Jamra primary scholl for children affected by HIV/AIDS, drugs or poverty, Senegal (c) Nell Freeman/Alliance Participants in the Photovioce project, Ecuador © Marcela Nievas for the Alliance
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Sex workers defend human rights in Latin America


Outreach work with sex workers in Ecuador (c) Gideon Mendel for the Alliance

Social and institutional violence against female sex workers in Latin America and the Caribbean has increased over recent decades.

Alliance partner organisation, RedTraSex, the Latin American network of sex workers, is applying for Round 10 support from the Global Fund to Fight AIDS, TB and Malaria to address these human rights violations and increase organisations’ ability to protect themselves and tackle stigma and discrimination.

In almost all countries in the region, sex work is still criminalised and sex workers are arbitrarily arrested by police, and subjected to abuse and extortion.


In 2009, Guatemala passed a new Law Against Human Trafficking, which is being used to target female sex workers. Foreign women, particularly those from other Central American countries, working in private venues are being systematically arrested and deported, regardless of how long they have been in the country. Venue owners, afraid of being charged with trafficking and closed down, no longer allow them to work there. This means that women have gone back to working on the streets, where they face a heightened risk of violence at the hands of both police and gangs. Consequently, violence and murder rates are rising and it is impossible for women to complain, or demand protection and security from the authorities.

Across the region female sex workers are being murdered with impunity. These crimes are not properly investigated, either by the police or the judiciary, and perpetrators are not being punished.


In Argentina 575 sex workers were arrested between 2004 and 2007 and a number of murders have been committed without follow up.  AMMAR, the Argentinean trade union for female sex workers, has set up a national petition to campaign for the repeal of all laws which persecute sex workers. The campaign has seen some success, with laws repealed in Buenos Aires and the provinces of Entre Rios and Santa Fe. The campaign continues in the rest of the country.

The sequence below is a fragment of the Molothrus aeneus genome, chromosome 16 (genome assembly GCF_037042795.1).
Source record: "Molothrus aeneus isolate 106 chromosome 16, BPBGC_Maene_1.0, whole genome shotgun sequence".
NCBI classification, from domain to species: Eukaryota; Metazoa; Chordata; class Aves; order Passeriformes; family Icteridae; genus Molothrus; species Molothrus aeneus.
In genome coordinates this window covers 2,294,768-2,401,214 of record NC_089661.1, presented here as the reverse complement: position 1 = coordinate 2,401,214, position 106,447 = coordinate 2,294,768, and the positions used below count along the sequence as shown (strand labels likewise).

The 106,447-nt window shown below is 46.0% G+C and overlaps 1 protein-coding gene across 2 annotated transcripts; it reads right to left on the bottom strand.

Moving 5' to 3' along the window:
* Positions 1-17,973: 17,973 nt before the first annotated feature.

RedTraSex representatives in Ecuador recently reported that during an anti-drug operation, 15 female sex workers were inspected vaginally and anally in their workplace by a police officer who used the same latex glove throughout.


Unlike most of the population, female sex workers do not have access to education, housing, social security and pensions. They are easily exploited by venue owners and often work in deplorable conditions.  

Their rights to integrated health care are also not respected. Health professionals frequently discriminate against female sex workers and see them as vectors of HIV and STIs. They perform compulsory testing and disclose the results, violating their rights to confidentiality. 


There is an urgent need for an implemented strategy to safeguard the lives of female sex workers and their physical and mental integrity. It is also apparent that female sex workers are no longer afraid to form groups and organise themselves to denounce and fight a state of affairs that prevents them from fully exercising their human rights.

It has been proved that empowerment and autonomy of female sex workers is vital for effective prevention of disease and violence. However, when sex workers do organise to change this situation, it is difficult to obtain legal registration for their organisations, or to raise funds from donors.

Sex workers’ organisations have managed to grow and gain increasing recognition but, public officials in many countries remain resistant to dialogue with sex worker organisations.


When sex workers’ organisations do achieve visibility and legitimacy, and are able to report violations of human rights, this also makes them conspicuous to perpetrators of violence. Consequently, persecution and violence against leaders of sex worker organisations is increasing.

Global Fund support would help sex worker organisations to defend their human rights, by implementing a strategy to train up organisations to investigate, monitor and document cases of human rights violations, while providing physical protection for the leaders of RedTraSex.

A coordinated response would raise awareness of the situation among bodies which monitor and protect human rights at national, region and international levels and advocate to change public policies that allow this abuse to continue. When it comes to the safety of human rights defenders, governments and civil society need to take appropriate action against those who threaten, harass and kill human rights defenders on a daily basis.

The amount of Global Fund’s third replenishment will be announced on 5 October 2010.

    across the region female sex workers are being murdered with impunity